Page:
Blum Capital Partners, a major Novell shareholder that owns more than 5 percent of its stock, has urged the software company to dramatically cut expenses, emphasize Linux more and sell several divisions.
In a letter sent to Novell last week, Blum managing partner Colin Lind and partner Greg Jackson reiterated concerns they initially voiced in June about the software company's performance. The two sent the recent letter after a .
"We are deeply concerned about the direction and pace you and the board are currently taking and have been dissatisfied with the company's results. Given the company's recent weak operating performance, we believe that the majority of Novell's shareholders share our discontent," Lind and Jackson said. "Our conviction is firm in the future promise of the company. The question is whether the current management and board will execute."
The Blum letters were disclosed in a regulatory filing last week.
In response, Novell declined to comment beyond a statement saying, "We're very committed to working with our shareholders and we take their concerns seriously."
However, Novell Chief Executive Jack Messman warned employees about the Blum and CSFB reports in an internal memo sent to employees on Friday and seen by CNET News.com. He said the company is dealing with the financial situation and urged employees to "keep your individual job in focus. In every way and every day, the important work you do supports our customers and business partners."
"I promise you that our management team, along with our board of directors, will continue to work diligently to improve shareholder value and keep the best interests of our customers and employees in mind," Messman said.
In its most recent quarter, ended July 31, Novell's revenue dropped to $290 million from $305 million a year earlier. Its net income was $2 million, or nil per share, compared with $24 million, or 6 cents per share, the previous year. The company's stock has increased from $6.55 to $7.27 over the last year.
Novell has reorganized its North American sales force to try to improve its financial performance and now is doing the same--plus--in Europe.
Blum complained last week that Novell had replied only with a "terse, one-sentence correspondence thanking Blum Capital for our input," leading the investors to believe Novell wouldn't seriously consider its proposals.
But in Messman's memo, the CEO took issue with the suggestion that his company had ignored Blum. "Novell has responded and will respond to shareholder concerns in a timely manner," Messman said.
And while he acknowledged that "I have strongly emphasized that (Novell's) financial performance has been unacceptable," he pointed to progress such as "improved business performance in North America, and very positive signs in a number of our product areas, such as OES (Open Enterprise Server), our identity management and Zenworks suite of products, and early strength in emerging countries like China and India."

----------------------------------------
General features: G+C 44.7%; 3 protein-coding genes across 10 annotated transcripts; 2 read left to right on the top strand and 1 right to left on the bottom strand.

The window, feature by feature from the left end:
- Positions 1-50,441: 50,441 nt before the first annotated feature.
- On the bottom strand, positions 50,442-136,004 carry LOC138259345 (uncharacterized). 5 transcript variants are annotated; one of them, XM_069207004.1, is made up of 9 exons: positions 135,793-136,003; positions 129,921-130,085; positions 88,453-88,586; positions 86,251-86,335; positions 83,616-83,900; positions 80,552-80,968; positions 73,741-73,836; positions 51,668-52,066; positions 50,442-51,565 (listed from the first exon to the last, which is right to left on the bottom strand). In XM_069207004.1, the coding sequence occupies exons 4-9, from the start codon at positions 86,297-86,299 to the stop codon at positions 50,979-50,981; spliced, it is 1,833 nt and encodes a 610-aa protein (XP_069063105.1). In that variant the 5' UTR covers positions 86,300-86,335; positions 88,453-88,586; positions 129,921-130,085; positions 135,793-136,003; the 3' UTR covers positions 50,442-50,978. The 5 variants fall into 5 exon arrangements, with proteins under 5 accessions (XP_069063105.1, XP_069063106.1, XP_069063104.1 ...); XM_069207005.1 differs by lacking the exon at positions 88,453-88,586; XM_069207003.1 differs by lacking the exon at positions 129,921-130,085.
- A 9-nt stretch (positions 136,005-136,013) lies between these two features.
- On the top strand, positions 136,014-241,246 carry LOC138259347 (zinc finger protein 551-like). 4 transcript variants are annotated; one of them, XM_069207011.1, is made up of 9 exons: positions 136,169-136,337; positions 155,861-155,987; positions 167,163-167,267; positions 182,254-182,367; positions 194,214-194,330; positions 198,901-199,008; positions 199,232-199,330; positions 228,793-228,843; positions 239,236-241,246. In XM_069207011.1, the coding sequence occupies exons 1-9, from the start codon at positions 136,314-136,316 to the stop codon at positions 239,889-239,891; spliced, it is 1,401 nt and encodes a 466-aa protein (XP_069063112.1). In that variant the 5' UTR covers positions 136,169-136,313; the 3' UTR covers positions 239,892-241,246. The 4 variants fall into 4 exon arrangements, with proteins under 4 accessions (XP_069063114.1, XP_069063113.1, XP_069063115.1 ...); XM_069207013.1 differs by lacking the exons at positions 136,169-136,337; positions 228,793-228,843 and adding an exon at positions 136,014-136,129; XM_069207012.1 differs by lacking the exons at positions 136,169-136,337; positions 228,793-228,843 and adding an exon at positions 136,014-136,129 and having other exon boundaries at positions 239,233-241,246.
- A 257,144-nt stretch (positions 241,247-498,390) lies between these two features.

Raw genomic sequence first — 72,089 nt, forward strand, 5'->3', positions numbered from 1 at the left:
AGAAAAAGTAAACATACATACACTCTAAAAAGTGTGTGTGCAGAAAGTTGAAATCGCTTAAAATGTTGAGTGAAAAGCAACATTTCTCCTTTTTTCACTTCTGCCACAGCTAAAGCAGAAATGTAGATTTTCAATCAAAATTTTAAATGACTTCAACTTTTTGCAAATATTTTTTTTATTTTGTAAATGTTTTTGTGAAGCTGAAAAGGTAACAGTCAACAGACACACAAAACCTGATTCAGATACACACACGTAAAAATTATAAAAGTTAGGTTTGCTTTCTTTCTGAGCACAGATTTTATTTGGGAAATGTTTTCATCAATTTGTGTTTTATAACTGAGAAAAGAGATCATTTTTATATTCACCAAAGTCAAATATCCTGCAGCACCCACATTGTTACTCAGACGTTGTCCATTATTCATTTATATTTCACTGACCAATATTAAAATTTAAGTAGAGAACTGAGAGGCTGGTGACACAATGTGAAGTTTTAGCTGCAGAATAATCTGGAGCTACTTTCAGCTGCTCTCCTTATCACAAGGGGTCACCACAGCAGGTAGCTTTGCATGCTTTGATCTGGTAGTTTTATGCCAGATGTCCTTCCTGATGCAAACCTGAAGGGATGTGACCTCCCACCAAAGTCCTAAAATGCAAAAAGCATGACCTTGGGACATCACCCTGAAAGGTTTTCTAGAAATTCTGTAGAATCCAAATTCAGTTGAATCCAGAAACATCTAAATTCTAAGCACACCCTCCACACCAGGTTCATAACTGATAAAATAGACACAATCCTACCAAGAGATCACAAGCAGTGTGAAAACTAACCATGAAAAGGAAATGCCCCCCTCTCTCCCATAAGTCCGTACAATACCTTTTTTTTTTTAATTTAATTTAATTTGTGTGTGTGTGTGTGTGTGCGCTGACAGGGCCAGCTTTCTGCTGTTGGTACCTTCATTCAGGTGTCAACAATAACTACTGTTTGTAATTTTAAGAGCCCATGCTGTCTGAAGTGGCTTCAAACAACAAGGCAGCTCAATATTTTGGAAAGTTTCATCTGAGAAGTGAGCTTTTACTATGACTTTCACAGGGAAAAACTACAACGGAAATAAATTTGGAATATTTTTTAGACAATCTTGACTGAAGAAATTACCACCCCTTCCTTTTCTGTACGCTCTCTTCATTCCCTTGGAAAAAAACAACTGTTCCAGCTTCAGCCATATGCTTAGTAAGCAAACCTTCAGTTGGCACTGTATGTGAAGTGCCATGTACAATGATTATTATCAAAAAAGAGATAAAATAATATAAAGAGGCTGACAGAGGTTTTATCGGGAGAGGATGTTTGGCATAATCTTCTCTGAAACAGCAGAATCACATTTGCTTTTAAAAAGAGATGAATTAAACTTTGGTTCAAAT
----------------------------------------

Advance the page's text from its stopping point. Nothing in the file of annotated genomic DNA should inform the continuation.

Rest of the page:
Blum had four specific suggestions:
Novell could save $225 million in 2006 expenses by cutting research and development, sales and marketing, and general and administrative functions.
Novell could generate about $500 million in cash by selling off several groups. It estimated Celerant is worth $175 million; Zenworks $150 million; Groupwise $100 million and Cambridge Technology Partners $75 million.
The investors supported Novell's attempt to sell a mixture of proprietary and open-source software atop a Linux foundation, "but we feel the window of opportunity to achieve this goal is much narrower than Novell's current perception."
And Novell should repurchase $500 million worth of shares--about 80 million shares, or 20 percent of the company's outstanding stock, Blum said.
"Implementing all of our proposals, we estimate run rate 2006 earnings per share would be approximately 30 cents, growing approximately 20 percent per annum thereafter for the next several years," Blum said.
Messman has changed some executives in the company. In May, he, who led the reorganization of the U.S. sales force, to lead field operations for the whole company. And in August, he named to fill Hovsepian's former role.
On Monday, Novell disclosed in a regulatory filing that Heystee will be paid $400,000 with a possible bonus of the same amount. She also received 200,000 stock options and a reimbursement of up to $200,000 for expenses for moving to Waltham, Mass., where Novell is headquartered.